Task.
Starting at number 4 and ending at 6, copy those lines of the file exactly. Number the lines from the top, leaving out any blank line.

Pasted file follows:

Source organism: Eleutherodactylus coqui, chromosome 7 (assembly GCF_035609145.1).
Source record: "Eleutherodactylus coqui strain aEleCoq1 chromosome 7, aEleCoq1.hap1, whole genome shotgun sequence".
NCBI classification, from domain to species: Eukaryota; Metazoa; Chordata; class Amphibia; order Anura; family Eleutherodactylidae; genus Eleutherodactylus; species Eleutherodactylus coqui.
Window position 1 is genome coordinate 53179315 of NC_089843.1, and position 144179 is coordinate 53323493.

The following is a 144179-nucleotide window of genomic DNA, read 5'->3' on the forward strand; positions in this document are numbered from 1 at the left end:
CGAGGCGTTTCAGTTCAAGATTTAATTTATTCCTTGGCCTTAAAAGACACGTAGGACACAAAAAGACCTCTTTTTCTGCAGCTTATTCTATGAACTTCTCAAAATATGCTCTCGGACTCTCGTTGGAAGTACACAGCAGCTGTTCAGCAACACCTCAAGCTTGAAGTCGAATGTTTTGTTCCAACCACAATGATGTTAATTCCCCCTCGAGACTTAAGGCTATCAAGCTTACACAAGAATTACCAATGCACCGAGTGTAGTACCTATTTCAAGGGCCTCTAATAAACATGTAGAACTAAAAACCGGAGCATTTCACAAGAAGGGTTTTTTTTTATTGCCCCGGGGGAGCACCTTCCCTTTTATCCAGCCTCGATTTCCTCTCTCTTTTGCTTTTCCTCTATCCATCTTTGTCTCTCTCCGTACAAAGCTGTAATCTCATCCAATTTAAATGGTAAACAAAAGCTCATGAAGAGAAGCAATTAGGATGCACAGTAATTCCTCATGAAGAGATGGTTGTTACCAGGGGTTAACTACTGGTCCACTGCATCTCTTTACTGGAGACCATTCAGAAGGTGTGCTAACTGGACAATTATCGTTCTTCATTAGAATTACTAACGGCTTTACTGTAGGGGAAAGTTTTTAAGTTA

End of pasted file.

Window position 1 is genome coordinate 53179315 of NC_089843.1, and position 144179 is coordinate 53323493.

The following is a 144179-nucleotide window of genomic DNA, read 5'->3' on the forward strand; positions in this document are numbered from 1 at the left end:
CGAGGCGTTTCAGTTCAAGATTTAATTTATTCCTTGGCCTTAAAAGACACGTAGGACACAAAAAGACCTCTTTTTCTGCAGCTTATTCTATGAACTTCTCAAAATATGCTCTCGGACTCTCGTTGGAAGTACACAGCAGCTGTTCAGCAACACCTCAAGCTTGAAGTCGAATGTTTTGTTCCAACCACAATGATGTTAATTCCCCCTCGAGACTTAAGGCTATCAAGCTTACACAAGAATTACCAATGCACCGAGTGTAGTACCTATTTCAAGGGCCTCTAATAAACATGTAGAACTAAAAACCGGAGCATTTCACAAGAAGGGTTTTTTTTTATTGCCCCGGGGGAGCACCTTCCCTTTTATCCAGCCTCGATTTCCTCTCTCTTTTGCTTTTCCTCTATCCATCTTTGTCTCTCTCCGTACAAAGCTGTAATCTCATCCAATTTAAATGGTAAACAAAAGCTCATGAAGAGAAGCAATTAGGATGCACAGTAATTCCTCATGAAGAGATGGTTGTTACCAGGGGTTAACTACTGGTCCACTGCATCTCTTTACTGGAGACCATTCAGAAGGTGTGCTAACTGGACAATTATCGTTCTTCATTAGAATTACTAACGGCTTTACTGTAGGGGAAAGTTTTTAAGTTA